The Left Hand of Darkness, Introduction through Chapter 3

Tonight I’m JUST going to talk about my first impressions of the book since it’s a bit late in the evening.

Le Guin introduces vocab fast and furious, and expects the reader to pick up enough through context to get by – this is a point of similarity between Left Hand of Darkness and Ann Leckie’s Ancillary Justice, and I’m suspecting I may want to read Ancillary Justice concurrently (it’s been sitting half-read on my shelf for a few months) to look for other similarities. 

The first chapter is dreadfully boring (along with, honestly, the second). I can see threads of the plot that are developing, but they’re second to world building (we spend the first chapter viewing a parade with the viewpoint character). Since the mid-1970s (i.e. since Star Wars), science fiction has taken more threads from its pulpy past than from slow-burning stories like Left Hand of Darkness (1969), and I can see both advantages to that and disadvantages. I want to see if I can merge more world-building into my writing without stretching out the initial pace.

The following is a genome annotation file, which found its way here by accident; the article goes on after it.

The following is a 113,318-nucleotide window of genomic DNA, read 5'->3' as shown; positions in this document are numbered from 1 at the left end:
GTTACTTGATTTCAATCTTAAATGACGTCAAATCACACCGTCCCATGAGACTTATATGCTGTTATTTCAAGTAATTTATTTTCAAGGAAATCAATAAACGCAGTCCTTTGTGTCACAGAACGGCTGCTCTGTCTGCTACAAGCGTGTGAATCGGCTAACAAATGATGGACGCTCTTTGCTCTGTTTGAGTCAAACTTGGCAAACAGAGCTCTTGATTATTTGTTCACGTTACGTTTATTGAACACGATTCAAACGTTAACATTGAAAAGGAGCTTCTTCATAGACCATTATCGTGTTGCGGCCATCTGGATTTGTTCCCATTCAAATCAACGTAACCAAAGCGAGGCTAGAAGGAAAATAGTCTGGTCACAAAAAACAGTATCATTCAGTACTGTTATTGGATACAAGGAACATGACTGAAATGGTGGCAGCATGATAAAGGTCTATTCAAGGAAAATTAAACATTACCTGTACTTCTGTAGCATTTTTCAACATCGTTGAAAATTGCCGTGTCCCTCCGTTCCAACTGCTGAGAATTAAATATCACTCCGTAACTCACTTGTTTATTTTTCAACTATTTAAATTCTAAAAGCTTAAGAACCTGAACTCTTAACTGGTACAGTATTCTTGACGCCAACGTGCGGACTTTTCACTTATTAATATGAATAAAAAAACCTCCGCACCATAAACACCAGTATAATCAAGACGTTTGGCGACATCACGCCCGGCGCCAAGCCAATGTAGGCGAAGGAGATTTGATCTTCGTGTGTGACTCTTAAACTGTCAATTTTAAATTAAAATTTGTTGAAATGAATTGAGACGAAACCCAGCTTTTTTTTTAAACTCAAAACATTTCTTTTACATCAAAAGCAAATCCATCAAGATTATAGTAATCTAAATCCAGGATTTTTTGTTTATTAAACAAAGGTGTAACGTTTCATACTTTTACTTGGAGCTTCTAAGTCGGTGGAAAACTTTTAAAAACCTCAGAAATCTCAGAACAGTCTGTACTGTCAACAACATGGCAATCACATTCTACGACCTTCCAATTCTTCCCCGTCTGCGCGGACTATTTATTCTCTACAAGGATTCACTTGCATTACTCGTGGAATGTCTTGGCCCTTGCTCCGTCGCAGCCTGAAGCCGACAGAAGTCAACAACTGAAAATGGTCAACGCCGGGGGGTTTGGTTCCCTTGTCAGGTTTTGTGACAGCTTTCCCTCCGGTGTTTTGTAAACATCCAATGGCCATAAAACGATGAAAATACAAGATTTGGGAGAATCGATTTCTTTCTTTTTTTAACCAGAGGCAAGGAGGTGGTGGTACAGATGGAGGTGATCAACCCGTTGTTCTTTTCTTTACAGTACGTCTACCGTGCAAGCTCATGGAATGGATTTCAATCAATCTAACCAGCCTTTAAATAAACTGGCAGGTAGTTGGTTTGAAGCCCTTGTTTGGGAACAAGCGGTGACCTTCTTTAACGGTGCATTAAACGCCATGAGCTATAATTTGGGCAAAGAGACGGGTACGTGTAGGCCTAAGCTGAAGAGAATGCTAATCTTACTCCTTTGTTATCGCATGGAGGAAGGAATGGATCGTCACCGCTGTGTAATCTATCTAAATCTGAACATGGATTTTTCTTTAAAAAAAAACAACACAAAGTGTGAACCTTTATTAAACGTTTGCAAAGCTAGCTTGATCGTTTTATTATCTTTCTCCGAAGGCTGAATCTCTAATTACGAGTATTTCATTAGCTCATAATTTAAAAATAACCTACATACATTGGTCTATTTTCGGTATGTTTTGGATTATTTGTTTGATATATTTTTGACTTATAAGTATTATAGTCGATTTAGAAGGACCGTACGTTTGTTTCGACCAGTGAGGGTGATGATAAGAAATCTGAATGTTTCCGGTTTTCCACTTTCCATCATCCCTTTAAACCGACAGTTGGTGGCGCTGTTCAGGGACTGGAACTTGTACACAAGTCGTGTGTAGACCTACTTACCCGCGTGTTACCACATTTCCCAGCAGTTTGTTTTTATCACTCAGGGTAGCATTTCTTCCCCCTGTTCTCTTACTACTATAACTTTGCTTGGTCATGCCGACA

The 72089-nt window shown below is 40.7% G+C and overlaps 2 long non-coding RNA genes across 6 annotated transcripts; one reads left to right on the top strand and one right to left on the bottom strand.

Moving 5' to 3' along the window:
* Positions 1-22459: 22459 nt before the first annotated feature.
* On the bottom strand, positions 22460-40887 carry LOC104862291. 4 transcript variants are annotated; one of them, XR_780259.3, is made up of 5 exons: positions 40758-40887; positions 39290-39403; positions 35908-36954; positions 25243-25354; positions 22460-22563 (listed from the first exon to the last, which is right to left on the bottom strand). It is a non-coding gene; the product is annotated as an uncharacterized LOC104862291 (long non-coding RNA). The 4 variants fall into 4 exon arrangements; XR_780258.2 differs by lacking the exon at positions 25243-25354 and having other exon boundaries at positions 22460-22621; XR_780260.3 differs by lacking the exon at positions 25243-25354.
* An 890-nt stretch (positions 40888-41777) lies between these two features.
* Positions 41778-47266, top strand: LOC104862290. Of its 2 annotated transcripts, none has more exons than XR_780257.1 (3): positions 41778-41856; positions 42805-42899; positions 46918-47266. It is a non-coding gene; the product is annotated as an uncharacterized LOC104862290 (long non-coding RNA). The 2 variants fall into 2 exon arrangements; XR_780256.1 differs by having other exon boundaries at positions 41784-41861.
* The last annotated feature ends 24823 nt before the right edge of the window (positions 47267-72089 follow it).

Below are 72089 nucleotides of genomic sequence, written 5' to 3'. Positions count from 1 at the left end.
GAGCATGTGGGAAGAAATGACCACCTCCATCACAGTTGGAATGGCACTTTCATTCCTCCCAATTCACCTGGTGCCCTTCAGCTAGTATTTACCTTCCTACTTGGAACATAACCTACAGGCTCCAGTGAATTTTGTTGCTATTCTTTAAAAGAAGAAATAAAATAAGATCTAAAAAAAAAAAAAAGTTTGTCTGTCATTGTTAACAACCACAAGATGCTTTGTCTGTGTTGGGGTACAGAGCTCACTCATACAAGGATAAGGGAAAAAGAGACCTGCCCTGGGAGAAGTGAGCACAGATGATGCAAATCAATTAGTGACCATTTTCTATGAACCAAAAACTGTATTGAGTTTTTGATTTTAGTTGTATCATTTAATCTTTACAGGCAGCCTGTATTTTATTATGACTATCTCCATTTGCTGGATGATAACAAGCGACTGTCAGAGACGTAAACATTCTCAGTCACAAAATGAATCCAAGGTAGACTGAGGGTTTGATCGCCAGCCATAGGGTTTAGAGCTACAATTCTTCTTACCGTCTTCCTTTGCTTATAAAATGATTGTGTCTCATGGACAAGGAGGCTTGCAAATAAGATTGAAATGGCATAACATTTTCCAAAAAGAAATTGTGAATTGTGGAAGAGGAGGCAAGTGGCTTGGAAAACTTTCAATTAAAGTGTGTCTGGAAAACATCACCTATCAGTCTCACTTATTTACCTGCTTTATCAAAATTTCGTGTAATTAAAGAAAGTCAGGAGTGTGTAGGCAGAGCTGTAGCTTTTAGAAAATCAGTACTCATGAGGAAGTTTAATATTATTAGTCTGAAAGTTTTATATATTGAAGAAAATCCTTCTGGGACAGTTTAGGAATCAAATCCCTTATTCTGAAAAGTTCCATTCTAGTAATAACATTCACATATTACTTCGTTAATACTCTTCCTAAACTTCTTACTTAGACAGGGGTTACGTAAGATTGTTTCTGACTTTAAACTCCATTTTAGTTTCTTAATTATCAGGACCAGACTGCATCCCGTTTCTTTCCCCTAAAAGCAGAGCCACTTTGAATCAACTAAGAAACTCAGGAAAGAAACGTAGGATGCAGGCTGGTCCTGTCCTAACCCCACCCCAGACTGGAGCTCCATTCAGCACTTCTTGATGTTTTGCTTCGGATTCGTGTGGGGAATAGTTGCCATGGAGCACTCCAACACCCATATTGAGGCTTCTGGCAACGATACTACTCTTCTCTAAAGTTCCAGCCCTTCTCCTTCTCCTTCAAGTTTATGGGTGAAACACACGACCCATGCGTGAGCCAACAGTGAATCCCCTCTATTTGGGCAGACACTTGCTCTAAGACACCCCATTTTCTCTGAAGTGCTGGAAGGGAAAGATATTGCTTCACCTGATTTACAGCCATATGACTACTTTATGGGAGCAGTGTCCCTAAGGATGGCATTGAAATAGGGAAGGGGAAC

I have no idea what a Gossiwor sounds like, I just know I don’t want to hear it.

The concept of an eternally present Year One, with time being counted forward or back from the present year rather than from a past reference date, is an intriguing one.

Is it my imagination, or do we not actually find out Genly Ai’s surname until Page 16? Or his given name until Page 30? Le Guin calls him by name in the introduction, but the text of the book proper doesn’t seem to have his name until startlingly late.

Page 37 introduces the FTL ansible communicator, a communications device that can send voices and ideas faster than light, while people travel at mere sublight. This is a significant part of the book – that ideas can traverse the cosmos more easily than people, who must move laboriously and with due respect to Einsteinian Relativity.

The first 3 chapters of the book are clearly setup and they give an intriguing and useful look into the metaphorical world from which Le Guin wants us to look back into our own – a world that in some ways seem to reflect the world of the 21st Century even better than the 1960s she inhabited, a world where ideas travel far more easily than people.

Tomorrow, Chapters 4-7.

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